Starlink Commercial Service Seems to Be Slight Threat to Rural Providers
Low Earth orbiting (LEO) satellites could create a major change in the world’s broadband marketplace. Most attention is now on SpaceX’s Starlink network, which is deploying small satellites in non-geostationary orbits at a rapid rate and currently has more than 700 satellites circling the earth, according to a recent update (PDF) to the FCC. As Starlink moves closer to covering the globe with broadband service, however, it seems increasingly unlikely that LEO networks will affect the growing need for fiber-based connectivity in rural America.
SpaceX told the Commission that it “will begin high-speed commercial broadband service to remote and rural users this year, a mere two years after being licensed to operate by the FCC.” But it will begin service with a fraction of the eventual 4,409 satellites it plans to launch. The company reports that it is manufacturing new satellites at a rate of 120 per month. The latest Starlink launch on Sept. 3, the twelfth so far, deployed 60 satellites.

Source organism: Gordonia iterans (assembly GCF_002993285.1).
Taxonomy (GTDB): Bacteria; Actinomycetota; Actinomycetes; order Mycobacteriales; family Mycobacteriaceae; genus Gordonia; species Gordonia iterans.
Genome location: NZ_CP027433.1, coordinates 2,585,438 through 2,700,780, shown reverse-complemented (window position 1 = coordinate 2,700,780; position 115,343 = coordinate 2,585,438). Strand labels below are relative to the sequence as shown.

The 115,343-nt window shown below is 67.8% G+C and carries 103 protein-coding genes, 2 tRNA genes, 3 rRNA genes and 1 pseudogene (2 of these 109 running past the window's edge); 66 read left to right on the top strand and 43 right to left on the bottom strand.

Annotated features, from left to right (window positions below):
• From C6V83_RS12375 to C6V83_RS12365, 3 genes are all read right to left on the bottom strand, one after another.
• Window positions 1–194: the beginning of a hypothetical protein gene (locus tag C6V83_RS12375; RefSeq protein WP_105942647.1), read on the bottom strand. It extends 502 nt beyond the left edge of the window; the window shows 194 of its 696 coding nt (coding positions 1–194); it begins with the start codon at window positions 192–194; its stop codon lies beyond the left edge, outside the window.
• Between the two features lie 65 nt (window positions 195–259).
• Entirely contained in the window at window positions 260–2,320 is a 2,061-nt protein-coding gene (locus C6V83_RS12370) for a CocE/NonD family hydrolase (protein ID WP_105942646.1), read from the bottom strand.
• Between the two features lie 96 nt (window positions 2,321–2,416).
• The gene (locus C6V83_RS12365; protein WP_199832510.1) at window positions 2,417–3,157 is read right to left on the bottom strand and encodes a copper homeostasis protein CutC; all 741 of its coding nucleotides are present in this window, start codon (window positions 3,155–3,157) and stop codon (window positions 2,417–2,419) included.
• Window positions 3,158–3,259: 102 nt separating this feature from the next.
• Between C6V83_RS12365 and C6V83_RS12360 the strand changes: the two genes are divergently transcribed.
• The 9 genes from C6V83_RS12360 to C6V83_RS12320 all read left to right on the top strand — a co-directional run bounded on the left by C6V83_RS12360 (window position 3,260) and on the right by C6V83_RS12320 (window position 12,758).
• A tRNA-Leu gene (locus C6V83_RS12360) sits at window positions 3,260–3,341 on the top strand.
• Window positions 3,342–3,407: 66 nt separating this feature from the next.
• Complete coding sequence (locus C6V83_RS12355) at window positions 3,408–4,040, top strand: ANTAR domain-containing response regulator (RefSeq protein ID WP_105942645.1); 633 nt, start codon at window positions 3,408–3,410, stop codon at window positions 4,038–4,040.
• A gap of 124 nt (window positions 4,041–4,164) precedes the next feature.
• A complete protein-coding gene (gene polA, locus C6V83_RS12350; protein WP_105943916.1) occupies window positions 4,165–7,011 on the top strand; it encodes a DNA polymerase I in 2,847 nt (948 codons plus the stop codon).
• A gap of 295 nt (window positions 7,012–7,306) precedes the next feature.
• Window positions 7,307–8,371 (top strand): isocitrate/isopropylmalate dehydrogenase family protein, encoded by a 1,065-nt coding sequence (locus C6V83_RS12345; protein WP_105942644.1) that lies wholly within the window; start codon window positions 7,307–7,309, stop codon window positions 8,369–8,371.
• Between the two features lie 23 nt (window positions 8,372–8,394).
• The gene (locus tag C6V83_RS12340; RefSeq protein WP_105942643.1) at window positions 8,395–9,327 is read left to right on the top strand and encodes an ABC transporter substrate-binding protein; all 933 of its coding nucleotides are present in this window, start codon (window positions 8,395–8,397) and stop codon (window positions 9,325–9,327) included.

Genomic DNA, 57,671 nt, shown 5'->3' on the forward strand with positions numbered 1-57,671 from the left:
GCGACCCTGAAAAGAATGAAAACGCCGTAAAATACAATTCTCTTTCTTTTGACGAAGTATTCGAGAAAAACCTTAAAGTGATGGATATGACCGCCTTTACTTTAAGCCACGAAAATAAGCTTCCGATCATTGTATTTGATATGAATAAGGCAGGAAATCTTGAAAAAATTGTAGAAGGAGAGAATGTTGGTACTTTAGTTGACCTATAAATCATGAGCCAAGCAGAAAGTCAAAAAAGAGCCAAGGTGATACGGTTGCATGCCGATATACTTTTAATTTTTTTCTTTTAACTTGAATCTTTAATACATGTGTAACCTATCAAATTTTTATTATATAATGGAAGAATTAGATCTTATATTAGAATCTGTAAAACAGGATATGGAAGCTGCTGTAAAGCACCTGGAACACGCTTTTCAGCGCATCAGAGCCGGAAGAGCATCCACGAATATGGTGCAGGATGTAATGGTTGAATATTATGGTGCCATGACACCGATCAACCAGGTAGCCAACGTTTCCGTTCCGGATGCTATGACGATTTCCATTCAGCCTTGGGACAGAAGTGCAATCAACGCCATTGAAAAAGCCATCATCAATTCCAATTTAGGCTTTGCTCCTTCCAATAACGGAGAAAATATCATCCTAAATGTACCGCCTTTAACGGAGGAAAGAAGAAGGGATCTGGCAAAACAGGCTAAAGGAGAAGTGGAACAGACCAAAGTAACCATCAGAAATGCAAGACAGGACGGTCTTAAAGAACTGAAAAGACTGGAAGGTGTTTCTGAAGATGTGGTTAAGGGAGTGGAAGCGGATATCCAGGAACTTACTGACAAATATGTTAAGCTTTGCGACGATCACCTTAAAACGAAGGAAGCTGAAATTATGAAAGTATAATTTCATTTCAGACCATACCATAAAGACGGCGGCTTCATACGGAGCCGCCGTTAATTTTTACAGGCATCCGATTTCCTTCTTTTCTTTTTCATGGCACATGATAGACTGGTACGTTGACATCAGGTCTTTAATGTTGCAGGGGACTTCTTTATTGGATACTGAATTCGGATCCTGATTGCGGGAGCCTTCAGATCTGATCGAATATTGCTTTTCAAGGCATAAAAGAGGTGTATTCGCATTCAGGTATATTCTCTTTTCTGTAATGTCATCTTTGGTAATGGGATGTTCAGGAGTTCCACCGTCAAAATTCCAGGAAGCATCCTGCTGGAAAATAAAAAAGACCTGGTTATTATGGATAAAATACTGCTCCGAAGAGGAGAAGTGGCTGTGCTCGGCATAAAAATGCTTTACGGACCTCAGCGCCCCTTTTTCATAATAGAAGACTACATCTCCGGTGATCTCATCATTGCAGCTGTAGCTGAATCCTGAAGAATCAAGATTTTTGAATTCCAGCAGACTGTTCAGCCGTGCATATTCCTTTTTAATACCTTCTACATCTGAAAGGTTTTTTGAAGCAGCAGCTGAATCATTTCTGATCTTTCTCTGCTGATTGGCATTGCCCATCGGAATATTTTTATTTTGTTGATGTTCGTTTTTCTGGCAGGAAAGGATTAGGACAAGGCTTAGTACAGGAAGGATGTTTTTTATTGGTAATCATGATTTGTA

As rural broadband providers invest in fiber optic networks to support landline, fixed and mobile wireless broadband, the direction of satellite technology matters. But the idea that satellite systems, even low-latency systems, could solve broadband coverage gaps in all rural areas appears to be less likely.
In fact, SpaceX founder Elon Musk was quoted in LightReading last March saying that “Starlink is not some huge threat to telcos. I want to be super clear. It is not.” He said that he foresees LEO services covering very remote and rural areas and filling mobile broadband needs in areas 5G networks will not reach.
“Starlink will effectively serve the 3 or 4 percent hardest to reach customers for telcos, or people who simply have no connectivity right now. Or the connectivity is really bad,” Musk said. “So, I think it will be actually helpful and take a significant load off the traditional telcos.”
Tests of Starlink performance in its current beta state with limited satellite number and bandwidth capacity shows an average downstream speed of 40 Mbps and a top speed of 91 Mbps. Speeds are likely to increase as SpaceX deploys more satellites. However, as other LEO companies begin deploying thousands of satellites of their own, some predict that interference between the networks will damage performance.